The current state of testing:
Before 5 years, manual testing was leading the market. But now due to the advancement of automation tools, automation testing took over the market. In general, reports say 35-40% of testing is automated. At the enterprise level, these things are difficult and companies want to certainly increase this number. That’s really because the traditional software delivery cycle predicates that.
1. So code is written by the developers. Some testing is usually done in this development phase by the engineers themselves. May be automated unit tests, maybe a small portion of automated integration tests, and maybe manual smoke testing.
2. But pretty much after this portion, we are actually going to build the application itself. So usually QA is involved in this because they are operating later in the cycle. They need the application to be there and all of its dependencies are ready to go.
3. So once that actually happens now we can test and most of that testing is done manually in this phase and it’s a more traditional QA phase and the big thing here is slow feedback.
4. So at best, we get feedback loops of maybe a day, maybe a couple of weeks (if we are running in sprint cycles) or maybe development team will take 2 weeks to work on something, then pass over to another QA team to work on another feature set and wait for feedback to get back to them over a week.
So there are huge implications here. It is not only slow but there are things like context switching. When the developer is working on something and there is an error on it and getting that error back a week later. So developers need to see what they were doing earlier.
So this slow feedback is just really a drawback on software delivery.
What manual testing today looks like?
A lot of things we are doing manual testing on are tedious such as long forms to fill out and end to end things again and again. They are tedious tasks. They should be automated in a reusable way. Earlier we have discussed on 8 Types of Test Cases To Be Automated
As humans go through the aspect of manual testing, there are chances of errors. Testers may not go through all the requirements
Going through the same thing, again and again, is time-consuming. Running 2000 tests to check the impact of 2 fixes is a time-consuming activity.
Manual defect resolution is expensive when defects are caught in the late SDLC. In the more traditional QA phase, we do manual integration testing, manual system, and an end to end tests. This cost will be less or even zero with automation testing.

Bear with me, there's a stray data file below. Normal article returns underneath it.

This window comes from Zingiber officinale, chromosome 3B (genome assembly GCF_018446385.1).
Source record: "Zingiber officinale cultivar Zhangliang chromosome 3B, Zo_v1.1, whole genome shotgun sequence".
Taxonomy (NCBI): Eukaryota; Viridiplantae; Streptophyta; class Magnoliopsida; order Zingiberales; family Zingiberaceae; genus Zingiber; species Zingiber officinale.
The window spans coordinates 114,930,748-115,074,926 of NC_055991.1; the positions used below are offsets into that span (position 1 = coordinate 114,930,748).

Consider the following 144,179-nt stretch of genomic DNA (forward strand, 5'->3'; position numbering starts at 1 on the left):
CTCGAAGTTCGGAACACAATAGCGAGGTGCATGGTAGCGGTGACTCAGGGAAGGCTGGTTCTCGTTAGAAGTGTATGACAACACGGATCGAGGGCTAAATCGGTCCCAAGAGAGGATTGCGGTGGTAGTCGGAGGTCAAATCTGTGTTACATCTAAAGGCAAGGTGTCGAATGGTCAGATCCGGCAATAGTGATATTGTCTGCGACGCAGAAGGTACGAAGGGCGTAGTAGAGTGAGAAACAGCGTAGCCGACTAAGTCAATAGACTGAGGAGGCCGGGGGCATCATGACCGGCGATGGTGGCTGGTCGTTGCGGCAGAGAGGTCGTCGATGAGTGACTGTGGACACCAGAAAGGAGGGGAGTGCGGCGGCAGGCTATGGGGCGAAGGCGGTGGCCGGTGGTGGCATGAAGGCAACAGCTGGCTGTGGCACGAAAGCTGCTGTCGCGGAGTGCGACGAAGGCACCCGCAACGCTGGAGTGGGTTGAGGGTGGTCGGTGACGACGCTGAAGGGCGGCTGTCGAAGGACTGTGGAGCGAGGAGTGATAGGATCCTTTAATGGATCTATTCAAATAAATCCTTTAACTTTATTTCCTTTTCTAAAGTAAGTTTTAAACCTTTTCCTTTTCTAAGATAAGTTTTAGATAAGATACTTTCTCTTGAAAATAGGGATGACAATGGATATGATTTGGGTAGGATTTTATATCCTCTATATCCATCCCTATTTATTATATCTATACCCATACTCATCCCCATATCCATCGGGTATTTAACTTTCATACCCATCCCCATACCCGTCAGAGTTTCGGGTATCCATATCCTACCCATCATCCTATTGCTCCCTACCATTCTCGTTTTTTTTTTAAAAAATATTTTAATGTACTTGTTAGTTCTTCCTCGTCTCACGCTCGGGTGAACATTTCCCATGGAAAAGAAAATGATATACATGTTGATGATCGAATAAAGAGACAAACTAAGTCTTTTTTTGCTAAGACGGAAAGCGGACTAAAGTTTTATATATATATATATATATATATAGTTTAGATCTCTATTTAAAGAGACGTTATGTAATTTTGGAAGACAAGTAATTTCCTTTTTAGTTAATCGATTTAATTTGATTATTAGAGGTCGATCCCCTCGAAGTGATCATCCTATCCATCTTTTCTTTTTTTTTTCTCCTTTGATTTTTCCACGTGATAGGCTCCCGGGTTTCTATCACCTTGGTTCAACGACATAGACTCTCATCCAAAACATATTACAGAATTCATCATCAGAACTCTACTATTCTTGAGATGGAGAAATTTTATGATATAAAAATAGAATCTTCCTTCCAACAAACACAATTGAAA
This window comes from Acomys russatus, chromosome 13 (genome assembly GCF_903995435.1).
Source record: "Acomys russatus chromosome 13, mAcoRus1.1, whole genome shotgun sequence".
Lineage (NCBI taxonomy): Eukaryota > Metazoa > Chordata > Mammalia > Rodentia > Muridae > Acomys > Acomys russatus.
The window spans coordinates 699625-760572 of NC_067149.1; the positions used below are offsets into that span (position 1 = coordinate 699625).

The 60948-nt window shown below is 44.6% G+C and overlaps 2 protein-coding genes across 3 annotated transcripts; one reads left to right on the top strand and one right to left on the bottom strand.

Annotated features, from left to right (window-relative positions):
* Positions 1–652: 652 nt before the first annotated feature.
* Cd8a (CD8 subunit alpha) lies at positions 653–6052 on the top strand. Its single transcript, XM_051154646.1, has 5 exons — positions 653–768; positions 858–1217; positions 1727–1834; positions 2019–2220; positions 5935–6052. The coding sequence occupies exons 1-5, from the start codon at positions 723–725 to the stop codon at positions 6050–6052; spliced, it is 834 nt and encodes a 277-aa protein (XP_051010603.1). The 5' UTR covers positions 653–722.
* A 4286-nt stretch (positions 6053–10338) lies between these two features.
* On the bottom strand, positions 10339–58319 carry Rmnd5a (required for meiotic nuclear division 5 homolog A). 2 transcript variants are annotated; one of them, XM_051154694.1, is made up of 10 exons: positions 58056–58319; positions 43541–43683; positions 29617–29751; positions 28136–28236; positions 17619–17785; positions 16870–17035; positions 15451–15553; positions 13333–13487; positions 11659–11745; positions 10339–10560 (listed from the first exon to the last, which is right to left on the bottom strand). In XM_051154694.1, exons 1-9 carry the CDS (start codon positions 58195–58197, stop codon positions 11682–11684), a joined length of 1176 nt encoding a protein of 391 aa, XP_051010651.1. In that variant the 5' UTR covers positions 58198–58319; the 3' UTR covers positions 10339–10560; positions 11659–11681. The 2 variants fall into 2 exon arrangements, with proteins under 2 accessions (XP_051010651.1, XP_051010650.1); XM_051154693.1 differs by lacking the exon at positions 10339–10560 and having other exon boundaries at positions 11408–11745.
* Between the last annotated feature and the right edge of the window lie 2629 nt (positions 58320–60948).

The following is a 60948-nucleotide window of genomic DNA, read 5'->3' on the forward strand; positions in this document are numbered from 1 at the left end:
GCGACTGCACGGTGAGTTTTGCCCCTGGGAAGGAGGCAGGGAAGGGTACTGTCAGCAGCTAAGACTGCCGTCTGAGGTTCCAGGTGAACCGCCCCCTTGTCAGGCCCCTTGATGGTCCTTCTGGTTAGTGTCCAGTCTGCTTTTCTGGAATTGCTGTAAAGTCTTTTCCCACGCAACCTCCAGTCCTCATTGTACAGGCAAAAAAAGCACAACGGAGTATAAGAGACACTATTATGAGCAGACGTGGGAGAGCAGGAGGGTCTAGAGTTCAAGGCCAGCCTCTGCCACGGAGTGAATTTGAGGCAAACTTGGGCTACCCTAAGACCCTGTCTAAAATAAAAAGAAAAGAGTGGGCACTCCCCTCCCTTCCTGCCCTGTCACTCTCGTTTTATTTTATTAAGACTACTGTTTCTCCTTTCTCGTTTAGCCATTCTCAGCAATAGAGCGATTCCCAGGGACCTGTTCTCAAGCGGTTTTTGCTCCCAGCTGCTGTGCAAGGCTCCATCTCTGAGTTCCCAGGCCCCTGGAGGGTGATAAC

Start your Automation journey:
It’s not an overnight journey that today you will learn everything and tomorrow you will become an expert. It takes some time. You have to follow the process step by step to become an automation expert. It’s all about the confidence and guidance to switch careers from manual testing to automation testing.
Doesn’t matter if you are a fresher or 1-3 years experienced or even more experienced, anybody can make a transition from manual to automation testing.
Follow the steps to start your career in automation testing:
1. Be strong in Manual testing:
Yes, you should be strong in manual testing. You shouldn’t ignore it. Learning manual testing concepts is one of the fundamental practices for QA professionals.
Earlier we have published an article on Manual Testing vs Automation Testing. It can really help you to understand the difference between both types of testing.
You should know
- Different types of testing,
- Techniques of testing,
- Use case Testing,
- Negative Testing,
- Positive Testing,
- Functional Testing,
- How to check server logs,
- Database SQL queries,
- How to write test cases.
You can refer to this Manual Testing Tutorial to improve Manual Testing concepts.
2. Learn programming language:
Manual testers don’t have programming experience or maybe they have done programming in their college time and after getting into a manual testing project, programming concepts just fade away.
Popular automation tools in the market like Selenium deal with programming languages. So learning a programming language is the first important thing to start an automation. Without this, you cannot survive in automation. You should be aware of core programming features along with object-oriented programming.